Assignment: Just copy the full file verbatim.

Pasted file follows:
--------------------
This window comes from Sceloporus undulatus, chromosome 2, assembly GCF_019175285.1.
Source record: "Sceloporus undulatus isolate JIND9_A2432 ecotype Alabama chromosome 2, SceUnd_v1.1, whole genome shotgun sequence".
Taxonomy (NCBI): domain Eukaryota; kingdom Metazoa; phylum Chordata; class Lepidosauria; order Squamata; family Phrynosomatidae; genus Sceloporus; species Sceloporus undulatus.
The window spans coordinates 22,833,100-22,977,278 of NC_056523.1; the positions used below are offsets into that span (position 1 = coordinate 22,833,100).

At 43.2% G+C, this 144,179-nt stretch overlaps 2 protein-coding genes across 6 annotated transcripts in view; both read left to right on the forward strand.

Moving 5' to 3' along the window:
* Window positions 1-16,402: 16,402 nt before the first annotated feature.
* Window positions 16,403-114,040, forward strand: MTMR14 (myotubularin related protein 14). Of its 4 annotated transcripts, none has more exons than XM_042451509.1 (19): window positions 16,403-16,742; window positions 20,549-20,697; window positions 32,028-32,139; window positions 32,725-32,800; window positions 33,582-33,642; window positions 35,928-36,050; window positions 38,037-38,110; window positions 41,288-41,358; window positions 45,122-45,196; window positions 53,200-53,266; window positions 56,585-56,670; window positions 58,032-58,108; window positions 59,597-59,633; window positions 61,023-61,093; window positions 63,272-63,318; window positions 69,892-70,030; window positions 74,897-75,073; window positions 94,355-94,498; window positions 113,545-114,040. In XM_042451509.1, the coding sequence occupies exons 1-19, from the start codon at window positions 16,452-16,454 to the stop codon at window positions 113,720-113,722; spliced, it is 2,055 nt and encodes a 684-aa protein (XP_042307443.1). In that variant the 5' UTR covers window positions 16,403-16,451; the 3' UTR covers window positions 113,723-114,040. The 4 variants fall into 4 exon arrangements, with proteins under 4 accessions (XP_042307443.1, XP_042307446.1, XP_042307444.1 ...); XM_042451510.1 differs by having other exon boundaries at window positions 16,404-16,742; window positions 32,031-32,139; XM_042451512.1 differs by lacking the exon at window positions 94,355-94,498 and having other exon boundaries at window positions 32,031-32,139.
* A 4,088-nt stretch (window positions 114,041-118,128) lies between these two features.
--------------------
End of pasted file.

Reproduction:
This window comes from Sceloporus undulatus, chromosome 2, assembly GCF_019175285.1.
Source record: "Sceloporus undulatus isolate JIND9_A2432 ecotype Alabama chromosome 2, SceUnd_v1.1, whole genome shotgun sequence".
Taxonomy (NCBI): domain Eukaryota; kingdom Metazoa; phylum Chordata; class Lepidosauria; order Squamata; family Phrynosomatidae; genus Sceloporus; species Sceloporus undulatus.
The window spans coordinates 22,833,100-22,977,278 of NC_056523.1; the positions used below are offsets into that span (position 1 = coordinate 22,833,100).

At 43.2% G+C, this 144,179-nt stretch overlaps 2 protein-coding genes across 6 annotated transcripts in view; both read left to right on the forward strand.

Moving 5' to 3' along the window:
* Window positions 1-16,402: 16,402 nt before the first annotated feature.
* Window positions 16,403-114,040, forward strand: MTMR14 (myotubularin related protein 14). Of its 4 annotated transcripts, none has more exons than XM_042451509.1 (19): window positions 16,403-16,742; window positions 20,549-20,697; window positions 32,028-32,139; window positions 32,725-32,800; window positions 33,582-33,642; window positions 35,928-36,050; window positions 38,037-38,110; window positions 41,288-41,358; window positions 45,122-45,196; window positions 53,200-53,266; window positions 56,585-56,670; window positions 58,032-58,108; window positions 59,597-59,633; window positions 61,023-61,093; window positions 63,272-63,318; window positions 69,892-70,030; window positions 74,897-75,073; window positions 94,355-94,498; window positions 113,545-114,040. In XM_042451509.1, the coding sequence occupies exons 1-19, from the start codon at window positions 16,452-16,454 to the stop codon at window positions 113,720-113,722; spliced, it is 2,055 nt and encodes a 684-aa protein (XP_042307443.1). In that variant the 5' UTR covers window positions 16,403-16,451; the 3' UTR covers window positions 113,723-114,040. The 4 variants fall into 4 exon arrangements, with proteins under 4 accessions (XP_042307443.1, XP_042307446.1, XP_042307444.1 ...); XM_042451510.1 differs by having other exon boundaries at window positions 16,404-16,742; window positions 32,031-32,139; XM_042451512.1 differs by lacking the exon at window positions 94,355-94,498 and having other exon boundaries at window positions 32,031-32,139.
* A 4,088-nt stretch (window positions 114,041-118,128) lies between these two features.